I stood, head hanging over my toilet in that familiar, insufferable anticipation. The time had passed for silent prayer in the hopes that if I lie still long enough, I could fall asleep, and that horrid disturbance would ebb in to the depths of my exhaustion. I stood to speed up the grueling process demolishing my stomach. I have a friend who once vomited silently into a plastic bag in a crowded mall. Not one passer by even gave her a second glance. I am not like her. The first time I got drunk, I spent half the night heaving and gagging at measurable volumes while a friend nursed me behind two closed doors. The rest of the party yelled at her to shut the already closed doors because my tumult was prohibiting them from passing out. This time, however, I was not drunk, which made my predicament that much more arduous.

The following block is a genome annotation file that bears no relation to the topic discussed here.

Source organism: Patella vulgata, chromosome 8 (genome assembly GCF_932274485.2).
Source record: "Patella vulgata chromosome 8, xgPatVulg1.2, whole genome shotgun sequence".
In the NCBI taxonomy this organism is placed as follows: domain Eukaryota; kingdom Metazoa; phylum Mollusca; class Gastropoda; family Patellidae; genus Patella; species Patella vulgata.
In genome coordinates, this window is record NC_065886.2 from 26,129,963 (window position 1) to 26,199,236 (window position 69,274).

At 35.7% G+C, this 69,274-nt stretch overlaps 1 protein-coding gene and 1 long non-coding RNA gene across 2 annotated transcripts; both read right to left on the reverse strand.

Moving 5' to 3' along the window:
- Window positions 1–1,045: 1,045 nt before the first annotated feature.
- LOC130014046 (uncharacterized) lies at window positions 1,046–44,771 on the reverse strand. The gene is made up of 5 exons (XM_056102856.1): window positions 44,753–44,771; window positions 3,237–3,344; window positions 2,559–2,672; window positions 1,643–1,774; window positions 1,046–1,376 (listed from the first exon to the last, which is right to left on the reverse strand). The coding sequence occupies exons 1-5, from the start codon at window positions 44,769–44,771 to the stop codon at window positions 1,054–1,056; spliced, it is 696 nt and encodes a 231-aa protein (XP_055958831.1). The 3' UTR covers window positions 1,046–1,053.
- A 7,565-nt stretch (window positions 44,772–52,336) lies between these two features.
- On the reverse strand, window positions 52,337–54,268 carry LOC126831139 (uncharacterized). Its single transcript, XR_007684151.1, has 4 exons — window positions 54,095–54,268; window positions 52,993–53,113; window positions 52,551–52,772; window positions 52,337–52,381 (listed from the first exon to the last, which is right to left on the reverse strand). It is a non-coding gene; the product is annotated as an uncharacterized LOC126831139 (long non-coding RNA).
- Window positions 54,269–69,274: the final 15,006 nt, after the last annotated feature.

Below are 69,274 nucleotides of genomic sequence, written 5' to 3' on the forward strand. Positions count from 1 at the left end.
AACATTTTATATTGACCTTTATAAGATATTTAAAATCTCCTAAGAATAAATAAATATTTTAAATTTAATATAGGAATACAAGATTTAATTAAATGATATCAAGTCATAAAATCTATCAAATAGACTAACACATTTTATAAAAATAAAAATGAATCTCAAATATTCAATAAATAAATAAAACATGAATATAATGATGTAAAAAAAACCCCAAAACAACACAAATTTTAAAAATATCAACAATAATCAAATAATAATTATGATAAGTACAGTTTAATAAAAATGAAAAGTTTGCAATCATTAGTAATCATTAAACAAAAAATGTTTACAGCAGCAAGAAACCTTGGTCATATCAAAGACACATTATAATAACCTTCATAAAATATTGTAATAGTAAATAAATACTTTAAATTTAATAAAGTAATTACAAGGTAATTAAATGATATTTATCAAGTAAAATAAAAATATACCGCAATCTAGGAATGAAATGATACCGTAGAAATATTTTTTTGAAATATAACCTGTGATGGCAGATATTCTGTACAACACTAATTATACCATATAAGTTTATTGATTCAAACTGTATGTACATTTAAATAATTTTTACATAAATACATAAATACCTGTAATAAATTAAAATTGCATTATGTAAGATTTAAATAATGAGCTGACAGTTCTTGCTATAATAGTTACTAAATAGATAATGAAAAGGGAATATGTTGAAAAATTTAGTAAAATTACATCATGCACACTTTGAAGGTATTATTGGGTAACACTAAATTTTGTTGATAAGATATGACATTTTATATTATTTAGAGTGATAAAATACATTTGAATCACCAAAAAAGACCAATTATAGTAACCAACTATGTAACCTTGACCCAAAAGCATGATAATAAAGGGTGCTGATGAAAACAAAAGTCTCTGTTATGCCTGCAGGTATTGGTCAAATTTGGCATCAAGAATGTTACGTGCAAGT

I had brought back the worst of all souvenirs, the Mexican Devil Bug, infamous among tourists everywhere. Mere hours after returning, I felt far from inspired. The natural, blue hot springs, the radiant spectrum created by the Tarahumara’s clothing, endless arrays of rock formations, Spanish-speaking French girls, valleys of frogs and mushrooms, extended bike rides, dilapidated churches and graveyards, and even the sexy band members were all unanalyzed, far-flung instances preserved on one gigabyte, waiting for my attention as I stood convulsing and sweating in my dimly lit apartment, quarrelling with the entire country of Mexico as it spewed from my delicate insides.
Tot: 0.857s; Tpl: 0.008s; cc: 12; qc: 50; dbt: 0.0342s; 50; m:apollo w:www (188.8.131.52); sld: 3;
; mem: 6.4mb